So, let me spell it out for you.  First, rap artists don’t use those terms in an uncontested fashion.  Black women are not running around cheering about how every time they turn on the radio or television there’s someone’s brother or cousin or friend or lover or husband–a person they ought to be able to count on to really understand them and what they’re going through–calling women ‘bitches’ and ‘hos.’

Pam Spaulding, a black woman at a prominent blog, talks about that today.  Shoot, the women at Spelman were pissed off about this very thing back in ’04.

The problem is not that black folks are just sitting back quietly accepting whatever vomits forth from the record industry; the problem is that most white people don’t have the thoughts and opinions of their black peers even on their radar.  I doubt they even know how to find out what regular black people are thinking and saying about things.

And why would they?  Because as much as they grouch about Sharpton and Jackson, Sharpton and Jackson are on their TV screens spouting out opinions.  Most white people don’t have to do any work to discover what’s on the minds of Sharpton or Jackson, whereas hearing from actual black people who can’t get on cable takes a little more effort.  Far better to triangulate from the appearances of black folks on the news, ESPN, and BET what’s going on in the black community.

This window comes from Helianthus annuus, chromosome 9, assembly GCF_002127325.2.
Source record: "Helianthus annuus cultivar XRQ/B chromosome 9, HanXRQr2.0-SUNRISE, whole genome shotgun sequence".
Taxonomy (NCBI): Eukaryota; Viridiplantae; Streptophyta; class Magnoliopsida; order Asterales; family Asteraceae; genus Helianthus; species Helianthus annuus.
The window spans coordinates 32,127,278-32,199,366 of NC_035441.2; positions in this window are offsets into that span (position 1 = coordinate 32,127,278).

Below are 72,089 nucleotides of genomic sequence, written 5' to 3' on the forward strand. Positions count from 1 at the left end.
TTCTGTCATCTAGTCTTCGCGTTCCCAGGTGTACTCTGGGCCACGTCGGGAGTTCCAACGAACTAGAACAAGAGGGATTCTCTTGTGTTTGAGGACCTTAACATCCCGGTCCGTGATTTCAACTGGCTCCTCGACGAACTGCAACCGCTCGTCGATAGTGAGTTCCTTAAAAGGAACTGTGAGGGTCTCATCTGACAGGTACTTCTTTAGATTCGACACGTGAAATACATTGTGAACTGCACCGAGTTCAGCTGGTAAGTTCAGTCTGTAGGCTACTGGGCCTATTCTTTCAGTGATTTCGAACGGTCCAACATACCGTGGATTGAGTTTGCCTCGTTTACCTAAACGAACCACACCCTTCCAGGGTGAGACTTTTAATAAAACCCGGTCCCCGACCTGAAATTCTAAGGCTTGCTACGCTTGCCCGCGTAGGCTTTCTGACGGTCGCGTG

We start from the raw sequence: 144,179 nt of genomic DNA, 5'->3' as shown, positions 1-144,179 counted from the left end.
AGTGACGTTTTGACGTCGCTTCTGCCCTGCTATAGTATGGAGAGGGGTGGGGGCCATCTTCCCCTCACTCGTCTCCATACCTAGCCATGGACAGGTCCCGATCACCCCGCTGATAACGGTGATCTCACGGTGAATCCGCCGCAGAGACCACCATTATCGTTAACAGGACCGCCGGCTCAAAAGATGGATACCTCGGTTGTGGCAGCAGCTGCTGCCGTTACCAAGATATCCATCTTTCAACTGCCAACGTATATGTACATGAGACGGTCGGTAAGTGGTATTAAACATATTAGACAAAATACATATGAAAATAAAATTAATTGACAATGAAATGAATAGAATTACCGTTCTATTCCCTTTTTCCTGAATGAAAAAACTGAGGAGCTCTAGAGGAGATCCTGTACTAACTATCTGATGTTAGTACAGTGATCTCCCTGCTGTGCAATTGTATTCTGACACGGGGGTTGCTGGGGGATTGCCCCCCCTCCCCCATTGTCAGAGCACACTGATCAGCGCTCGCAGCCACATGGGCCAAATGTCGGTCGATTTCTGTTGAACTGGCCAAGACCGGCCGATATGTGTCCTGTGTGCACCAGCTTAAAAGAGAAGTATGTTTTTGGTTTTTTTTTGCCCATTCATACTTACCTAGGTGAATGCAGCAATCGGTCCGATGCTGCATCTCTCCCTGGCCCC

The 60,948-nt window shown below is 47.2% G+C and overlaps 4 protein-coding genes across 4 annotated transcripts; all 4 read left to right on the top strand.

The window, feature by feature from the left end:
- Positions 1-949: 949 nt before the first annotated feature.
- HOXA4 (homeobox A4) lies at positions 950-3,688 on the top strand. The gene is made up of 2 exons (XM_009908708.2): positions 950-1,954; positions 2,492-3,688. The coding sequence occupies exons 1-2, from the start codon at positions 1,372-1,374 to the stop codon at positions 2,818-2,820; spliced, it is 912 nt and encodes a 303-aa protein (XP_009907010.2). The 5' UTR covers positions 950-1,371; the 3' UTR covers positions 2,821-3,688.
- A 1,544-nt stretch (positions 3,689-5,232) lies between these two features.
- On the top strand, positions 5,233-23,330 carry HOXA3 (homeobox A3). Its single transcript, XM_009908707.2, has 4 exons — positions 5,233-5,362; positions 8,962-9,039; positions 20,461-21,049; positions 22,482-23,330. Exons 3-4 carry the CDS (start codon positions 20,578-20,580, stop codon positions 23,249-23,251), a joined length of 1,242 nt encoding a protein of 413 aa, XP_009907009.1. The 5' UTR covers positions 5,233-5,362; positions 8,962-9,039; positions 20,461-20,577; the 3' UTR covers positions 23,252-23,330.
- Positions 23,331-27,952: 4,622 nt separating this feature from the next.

Never mind that that’s a little like watching CMT in order to figure out what white Nashvillians think about life.

So, yes, point one–blaming black people for not speaking out against the misogyny in rap when you don’t actually know if black people are speaking out against the misogyny in rap is a bullshit move and you should be embarrassed.

Point two: it is wrong to call someone a “nappy-headed ho.”  Period.  It’s wrong to use trait closely associated with someone’s race in a disparaging manner.  It’s wrong to say that a woman sells herself in a degrading fashion as an insult.

Both of those things are wrong.  They don’t become less wrong just because you can find examples of other people using those words.